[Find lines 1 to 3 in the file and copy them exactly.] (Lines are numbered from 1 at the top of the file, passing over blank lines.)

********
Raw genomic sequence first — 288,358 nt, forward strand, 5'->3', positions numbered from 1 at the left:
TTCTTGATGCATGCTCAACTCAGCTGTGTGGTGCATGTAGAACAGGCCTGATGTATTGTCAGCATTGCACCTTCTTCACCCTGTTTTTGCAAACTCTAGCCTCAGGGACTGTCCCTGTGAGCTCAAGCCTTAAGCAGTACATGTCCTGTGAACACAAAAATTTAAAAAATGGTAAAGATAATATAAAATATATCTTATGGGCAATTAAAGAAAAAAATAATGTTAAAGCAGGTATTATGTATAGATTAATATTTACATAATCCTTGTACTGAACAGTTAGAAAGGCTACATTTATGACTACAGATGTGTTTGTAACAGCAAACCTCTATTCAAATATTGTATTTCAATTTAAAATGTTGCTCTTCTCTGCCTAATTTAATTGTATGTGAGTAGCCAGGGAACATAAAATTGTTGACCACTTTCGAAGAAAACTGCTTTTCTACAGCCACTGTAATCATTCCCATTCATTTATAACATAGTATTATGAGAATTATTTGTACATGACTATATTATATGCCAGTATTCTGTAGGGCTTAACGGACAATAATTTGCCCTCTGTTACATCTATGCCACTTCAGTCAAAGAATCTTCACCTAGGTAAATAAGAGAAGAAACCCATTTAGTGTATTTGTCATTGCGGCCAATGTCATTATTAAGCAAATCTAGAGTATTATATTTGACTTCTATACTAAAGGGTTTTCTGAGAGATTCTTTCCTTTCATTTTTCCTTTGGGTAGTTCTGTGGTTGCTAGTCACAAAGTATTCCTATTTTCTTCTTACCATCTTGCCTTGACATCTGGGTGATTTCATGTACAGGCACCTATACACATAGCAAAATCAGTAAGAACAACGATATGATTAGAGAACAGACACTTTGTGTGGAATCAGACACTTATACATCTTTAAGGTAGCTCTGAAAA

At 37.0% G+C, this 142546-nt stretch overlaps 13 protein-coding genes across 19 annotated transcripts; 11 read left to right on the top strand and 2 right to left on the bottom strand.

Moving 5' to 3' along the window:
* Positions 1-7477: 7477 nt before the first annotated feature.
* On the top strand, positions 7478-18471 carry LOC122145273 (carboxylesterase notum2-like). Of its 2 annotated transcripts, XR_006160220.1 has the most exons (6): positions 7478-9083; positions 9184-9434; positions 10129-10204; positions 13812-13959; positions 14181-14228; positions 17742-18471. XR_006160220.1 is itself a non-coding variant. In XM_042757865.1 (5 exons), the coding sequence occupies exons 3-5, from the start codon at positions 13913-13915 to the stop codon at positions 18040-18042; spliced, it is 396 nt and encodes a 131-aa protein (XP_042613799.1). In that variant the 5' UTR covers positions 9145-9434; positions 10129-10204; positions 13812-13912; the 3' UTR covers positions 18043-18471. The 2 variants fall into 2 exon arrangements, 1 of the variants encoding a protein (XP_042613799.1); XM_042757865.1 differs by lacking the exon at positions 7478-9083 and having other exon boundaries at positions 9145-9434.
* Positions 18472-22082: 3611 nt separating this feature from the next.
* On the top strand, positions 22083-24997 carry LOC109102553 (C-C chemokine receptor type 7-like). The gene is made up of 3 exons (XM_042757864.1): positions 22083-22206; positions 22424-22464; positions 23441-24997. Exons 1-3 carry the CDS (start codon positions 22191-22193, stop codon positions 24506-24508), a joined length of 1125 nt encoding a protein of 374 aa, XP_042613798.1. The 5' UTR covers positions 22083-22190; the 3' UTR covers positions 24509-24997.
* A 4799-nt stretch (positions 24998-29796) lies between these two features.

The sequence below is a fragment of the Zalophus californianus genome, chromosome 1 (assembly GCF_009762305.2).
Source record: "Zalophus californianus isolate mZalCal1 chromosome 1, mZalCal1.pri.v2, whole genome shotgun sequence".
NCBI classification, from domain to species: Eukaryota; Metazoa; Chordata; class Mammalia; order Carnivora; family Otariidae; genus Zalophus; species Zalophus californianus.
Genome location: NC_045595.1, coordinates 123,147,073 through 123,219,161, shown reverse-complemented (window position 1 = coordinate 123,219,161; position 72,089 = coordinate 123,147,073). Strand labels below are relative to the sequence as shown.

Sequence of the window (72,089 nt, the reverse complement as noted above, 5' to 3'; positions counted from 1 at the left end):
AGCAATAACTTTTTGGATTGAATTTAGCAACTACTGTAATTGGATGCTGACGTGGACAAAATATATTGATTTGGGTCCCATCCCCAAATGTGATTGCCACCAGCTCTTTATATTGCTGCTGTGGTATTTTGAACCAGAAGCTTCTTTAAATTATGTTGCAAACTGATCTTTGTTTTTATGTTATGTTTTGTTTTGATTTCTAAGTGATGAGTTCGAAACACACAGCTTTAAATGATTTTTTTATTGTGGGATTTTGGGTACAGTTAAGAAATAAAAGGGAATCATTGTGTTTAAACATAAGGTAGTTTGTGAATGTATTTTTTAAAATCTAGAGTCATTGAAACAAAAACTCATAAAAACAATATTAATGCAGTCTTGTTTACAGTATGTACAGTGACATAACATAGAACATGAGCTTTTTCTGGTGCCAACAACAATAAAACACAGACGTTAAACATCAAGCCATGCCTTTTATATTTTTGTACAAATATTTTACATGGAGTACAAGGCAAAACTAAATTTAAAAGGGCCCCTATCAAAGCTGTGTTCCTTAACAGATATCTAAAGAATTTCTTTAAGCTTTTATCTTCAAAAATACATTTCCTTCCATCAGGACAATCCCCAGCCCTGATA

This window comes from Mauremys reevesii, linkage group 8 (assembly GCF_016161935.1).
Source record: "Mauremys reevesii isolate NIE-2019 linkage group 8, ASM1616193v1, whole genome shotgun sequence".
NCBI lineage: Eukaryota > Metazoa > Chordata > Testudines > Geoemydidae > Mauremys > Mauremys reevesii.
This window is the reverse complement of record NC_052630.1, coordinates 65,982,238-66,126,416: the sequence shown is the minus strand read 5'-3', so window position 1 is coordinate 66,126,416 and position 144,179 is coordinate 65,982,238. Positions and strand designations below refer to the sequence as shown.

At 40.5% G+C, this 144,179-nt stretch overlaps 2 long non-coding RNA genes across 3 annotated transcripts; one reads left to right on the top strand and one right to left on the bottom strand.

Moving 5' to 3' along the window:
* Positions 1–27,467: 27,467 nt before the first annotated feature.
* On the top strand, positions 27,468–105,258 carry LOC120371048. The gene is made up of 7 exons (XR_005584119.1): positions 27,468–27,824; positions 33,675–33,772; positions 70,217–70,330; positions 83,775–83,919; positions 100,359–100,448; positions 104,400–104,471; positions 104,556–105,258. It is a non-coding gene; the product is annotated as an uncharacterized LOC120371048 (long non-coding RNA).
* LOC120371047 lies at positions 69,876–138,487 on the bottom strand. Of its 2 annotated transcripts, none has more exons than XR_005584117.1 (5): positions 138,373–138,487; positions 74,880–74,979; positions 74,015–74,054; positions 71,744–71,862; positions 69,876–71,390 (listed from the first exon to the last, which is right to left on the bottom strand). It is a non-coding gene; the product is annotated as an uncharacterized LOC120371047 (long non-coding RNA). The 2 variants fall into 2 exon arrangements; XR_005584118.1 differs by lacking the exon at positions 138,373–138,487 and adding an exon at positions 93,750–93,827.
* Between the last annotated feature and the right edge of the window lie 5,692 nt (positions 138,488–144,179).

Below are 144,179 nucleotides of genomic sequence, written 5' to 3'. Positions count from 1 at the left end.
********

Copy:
Raw genomic sequence first — 288,358 nt, forward strand, 5'->3', positions numbered from 1 at the left:
TTCTTGATGCATGCTCAACTCAGCTGTGTGGTGCATGTAGAACAGGCCTGATGTATTGTCAGCATTGCACCTTCTTCACCCTGTTTTTGCAAACTCTAGCCTCAGGGACTGTCCCTGTGAGCTCAAGCCTTAAGCAGTACATGTCCTGTGAACACAAAAATTTAAAAAATGGTAAAGATAATATAAAATATATCTTATGGGCAATTAAAGAAAAAAATAATGTTAAAGCAGGTATTATGTATAGATTAATATTTACATAATCCTTGTACTGAACAGTTAGAAAGGCTACATTTATGACTACAGATGTGTTTGTAACAGCAAACCTCTATTCAAATATTGTATTTCAATTTAAAATGTTGCTCTTCTCTGCCTAATTTAATTGTATGTGAGTAGCCAGGGAACATAAAATTGTTGACCACTTTCGAAGAAAACTGCTTTTCTACAGCCACTGTAATCATTCCCATTCATTTATAACATAGTATTATGAGAATTATTTGTACATGACTATATTATATGCCAGTATTCTGTAGGGCTTAACGGACAATAATTTGCCCTCTGTTACATCTATGCCACTTCAGTCAAAGAATCTTCACCTAGGTAAATAAGAGAAGAAACCCATTTAGTGTATTTGTCATTGCGGCCAATGTCATTATTAAGCAAATCTAGAGTATTATATTTGACTTCTATACTAAAGGGTTTTCTGAGAGATTCTTTCCTTTCATTTTTCCTTTGGGTAGTTCTGTGGTTGCTAGTCACAAAGTATTCCTATTTTCTTCTTACCATCTTGCCTTGACATCTGGGTGATTTCATGTACAGGCACCTATACACATAGCAAAATCAGTAAGAACAACGATATGATTAGAGAACAGACACTTTGTGTGGAATCAGACACTTATACATCTTTAAGGTAGCTCTGAAAA

At 37.0% G+C, this 142546-nt stretch overlaps 13 protein-coding genes across 19 annotated transcripts; 11 read left to right on the top strand and 2 right to left on the bottom strand.